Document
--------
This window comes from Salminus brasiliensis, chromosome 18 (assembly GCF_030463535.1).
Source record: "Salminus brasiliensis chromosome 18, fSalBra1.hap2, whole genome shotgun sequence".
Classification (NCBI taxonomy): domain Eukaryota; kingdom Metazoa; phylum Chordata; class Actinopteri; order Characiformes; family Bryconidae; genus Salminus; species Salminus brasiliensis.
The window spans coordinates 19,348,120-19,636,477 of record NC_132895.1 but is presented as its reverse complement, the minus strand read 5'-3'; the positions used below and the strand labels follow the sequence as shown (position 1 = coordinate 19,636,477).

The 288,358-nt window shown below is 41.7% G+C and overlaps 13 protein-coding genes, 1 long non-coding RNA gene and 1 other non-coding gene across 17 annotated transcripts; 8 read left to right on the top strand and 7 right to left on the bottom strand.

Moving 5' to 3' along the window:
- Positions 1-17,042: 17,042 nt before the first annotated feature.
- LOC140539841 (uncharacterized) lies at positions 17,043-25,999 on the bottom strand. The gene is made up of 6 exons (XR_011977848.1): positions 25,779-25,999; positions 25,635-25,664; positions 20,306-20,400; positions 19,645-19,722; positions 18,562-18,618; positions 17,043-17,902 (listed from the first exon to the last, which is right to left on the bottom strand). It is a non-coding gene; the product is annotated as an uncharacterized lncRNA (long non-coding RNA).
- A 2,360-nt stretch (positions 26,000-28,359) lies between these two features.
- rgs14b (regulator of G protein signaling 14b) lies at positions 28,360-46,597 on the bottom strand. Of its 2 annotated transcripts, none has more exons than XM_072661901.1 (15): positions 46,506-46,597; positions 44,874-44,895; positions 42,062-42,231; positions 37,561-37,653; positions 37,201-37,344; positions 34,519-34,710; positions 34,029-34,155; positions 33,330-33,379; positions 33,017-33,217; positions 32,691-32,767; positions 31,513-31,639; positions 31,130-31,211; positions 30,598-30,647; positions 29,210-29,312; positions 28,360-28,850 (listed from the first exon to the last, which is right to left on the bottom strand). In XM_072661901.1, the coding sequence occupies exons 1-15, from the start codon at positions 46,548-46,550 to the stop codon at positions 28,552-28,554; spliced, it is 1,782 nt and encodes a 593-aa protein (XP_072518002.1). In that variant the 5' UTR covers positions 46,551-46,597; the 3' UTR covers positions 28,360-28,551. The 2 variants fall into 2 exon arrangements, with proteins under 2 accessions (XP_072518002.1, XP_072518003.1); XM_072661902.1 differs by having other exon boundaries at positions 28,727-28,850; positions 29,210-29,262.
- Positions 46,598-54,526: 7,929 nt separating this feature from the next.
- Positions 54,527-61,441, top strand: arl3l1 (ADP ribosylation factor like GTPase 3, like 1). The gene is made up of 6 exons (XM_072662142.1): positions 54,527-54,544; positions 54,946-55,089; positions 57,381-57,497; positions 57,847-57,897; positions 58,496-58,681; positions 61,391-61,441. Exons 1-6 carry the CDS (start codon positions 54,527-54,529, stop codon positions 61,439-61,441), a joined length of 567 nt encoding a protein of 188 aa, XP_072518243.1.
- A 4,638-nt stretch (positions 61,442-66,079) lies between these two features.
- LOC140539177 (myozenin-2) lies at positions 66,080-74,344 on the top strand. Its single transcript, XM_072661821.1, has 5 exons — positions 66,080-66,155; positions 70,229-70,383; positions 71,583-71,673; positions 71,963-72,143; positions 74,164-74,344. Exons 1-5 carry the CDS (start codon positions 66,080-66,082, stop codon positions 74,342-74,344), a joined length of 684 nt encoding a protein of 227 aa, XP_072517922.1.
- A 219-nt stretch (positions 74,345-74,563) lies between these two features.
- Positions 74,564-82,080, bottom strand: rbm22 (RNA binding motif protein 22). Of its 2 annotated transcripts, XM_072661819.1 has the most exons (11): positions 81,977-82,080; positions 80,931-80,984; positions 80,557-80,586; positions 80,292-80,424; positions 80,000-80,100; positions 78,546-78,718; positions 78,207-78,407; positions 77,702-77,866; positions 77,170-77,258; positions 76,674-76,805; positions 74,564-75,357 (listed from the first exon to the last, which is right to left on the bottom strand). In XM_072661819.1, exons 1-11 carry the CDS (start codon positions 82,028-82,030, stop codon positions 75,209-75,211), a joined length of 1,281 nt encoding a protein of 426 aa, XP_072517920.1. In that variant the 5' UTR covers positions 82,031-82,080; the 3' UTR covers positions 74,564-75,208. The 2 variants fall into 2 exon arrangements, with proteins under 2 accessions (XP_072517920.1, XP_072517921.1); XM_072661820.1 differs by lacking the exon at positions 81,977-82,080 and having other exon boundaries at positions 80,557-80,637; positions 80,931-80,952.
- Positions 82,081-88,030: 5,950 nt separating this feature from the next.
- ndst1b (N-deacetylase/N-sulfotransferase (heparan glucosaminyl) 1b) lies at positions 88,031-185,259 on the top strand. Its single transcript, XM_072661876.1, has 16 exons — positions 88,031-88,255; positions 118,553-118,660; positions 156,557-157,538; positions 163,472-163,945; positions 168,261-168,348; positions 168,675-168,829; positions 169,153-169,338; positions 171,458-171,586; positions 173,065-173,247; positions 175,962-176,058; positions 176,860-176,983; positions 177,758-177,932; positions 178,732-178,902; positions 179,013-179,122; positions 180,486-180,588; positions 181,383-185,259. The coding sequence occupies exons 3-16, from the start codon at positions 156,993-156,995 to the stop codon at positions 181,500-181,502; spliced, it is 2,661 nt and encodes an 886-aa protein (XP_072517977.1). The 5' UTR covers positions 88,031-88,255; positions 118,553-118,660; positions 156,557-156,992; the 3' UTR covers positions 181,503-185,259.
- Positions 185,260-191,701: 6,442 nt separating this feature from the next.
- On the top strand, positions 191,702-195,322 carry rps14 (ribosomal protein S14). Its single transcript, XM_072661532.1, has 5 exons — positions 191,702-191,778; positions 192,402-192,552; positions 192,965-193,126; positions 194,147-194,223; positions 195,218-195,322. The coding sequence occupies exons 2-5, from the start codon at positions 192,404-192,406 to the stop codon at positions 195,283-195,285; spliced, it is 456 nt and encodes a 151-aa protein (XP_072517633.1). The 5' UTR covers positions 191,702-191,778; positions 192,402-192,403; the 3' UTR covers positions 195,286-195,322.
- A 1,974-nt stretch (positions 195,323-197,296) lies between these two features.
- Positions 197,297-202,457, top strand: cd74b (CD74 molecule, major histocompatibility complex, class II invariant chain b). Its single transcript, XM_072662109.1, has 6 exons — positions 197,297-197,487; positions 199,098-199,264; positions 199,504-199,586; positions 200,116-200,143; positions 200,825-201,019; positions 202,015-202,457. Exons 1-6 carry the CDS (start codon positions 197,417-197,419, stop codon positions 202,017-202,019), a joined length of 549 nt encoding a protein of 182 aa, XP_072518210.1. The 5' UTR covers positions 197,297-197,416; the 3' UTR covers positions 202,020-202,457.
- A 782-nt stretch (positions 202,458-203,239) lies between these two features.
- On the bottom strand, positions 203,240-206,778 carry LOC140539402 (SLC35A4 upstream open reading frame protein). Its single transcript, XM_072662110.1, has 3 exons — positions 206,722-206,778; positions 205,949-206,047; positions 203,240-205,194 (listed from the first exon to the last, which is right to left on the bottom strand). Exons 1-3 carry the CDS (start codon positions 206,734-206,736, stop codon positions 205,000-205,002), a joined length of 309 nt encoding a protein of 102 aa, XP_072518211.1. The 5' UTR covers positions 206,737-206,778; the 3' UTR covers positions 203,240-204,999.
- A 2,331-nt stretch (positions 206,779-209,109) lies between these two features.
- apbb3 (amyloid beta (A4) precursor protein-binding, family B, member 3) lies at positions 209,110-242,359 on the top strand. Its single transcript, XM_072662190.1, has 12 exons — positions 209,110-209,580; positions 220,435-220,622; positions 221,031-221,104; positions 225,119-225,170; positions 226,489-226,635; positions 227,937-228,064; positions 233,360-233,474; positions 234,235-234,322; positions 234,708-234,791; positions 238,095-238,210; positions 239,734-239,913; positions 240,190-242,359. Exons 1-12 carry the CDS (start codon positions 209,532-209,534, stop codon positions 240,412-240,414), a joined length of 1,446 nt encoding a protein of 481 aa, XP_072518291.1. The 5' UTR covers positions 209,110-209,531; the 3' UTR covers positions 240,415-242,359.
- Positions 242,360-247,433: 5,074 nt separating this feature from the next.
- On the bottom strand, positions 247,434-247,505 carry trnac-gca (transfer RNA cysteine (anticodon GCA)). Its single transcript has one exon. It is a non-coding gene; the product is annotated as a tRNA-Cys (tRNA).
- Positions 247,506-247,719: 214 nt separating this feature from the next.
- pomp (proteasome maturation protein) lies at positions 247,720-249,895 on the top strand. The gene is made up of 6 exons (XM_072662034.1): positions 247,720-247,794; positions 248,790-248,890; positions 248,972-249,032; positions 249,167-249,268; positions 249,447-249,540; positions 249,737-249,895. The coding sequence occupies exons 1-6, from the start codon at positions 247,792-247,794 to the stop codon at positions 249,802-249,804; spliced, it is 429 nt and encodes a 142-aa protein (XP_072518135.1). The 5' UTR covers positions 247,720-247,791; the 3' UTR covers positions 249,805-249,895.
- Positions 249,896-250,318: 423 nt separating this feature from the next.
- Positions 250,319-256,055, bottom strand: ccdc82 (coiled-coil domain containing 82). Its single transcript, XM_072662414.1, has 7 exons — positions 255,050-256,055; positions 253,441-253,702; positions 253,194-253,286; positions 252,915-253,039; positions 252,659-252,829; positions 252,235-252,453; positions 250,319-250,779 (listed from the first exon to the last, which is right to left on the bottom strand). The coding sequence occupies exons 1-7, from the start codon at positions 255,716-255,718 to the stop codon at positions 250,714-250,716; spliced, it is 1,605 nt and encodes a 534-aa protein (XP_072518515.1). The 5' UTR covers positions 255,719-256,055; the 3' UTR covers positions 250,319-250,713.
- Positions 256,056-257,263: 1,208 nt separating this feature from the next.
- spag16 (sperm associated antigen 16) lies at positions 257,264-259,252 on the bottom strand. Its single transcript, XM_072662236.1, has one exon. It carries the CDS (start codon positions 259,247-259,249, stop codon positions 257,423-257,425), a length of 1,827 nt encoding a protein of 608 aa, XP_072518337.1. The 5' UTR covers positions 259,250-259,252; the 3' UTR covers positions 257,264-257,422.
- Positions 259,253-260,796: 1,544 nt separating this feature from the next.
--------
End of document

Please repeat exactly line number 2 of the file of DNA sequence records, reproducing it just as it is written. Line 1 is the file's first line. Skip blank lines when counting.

Source record: "Salminus brasiliensis chromosome 18, fSalBra1.hap2, whole genome shotgun sequence".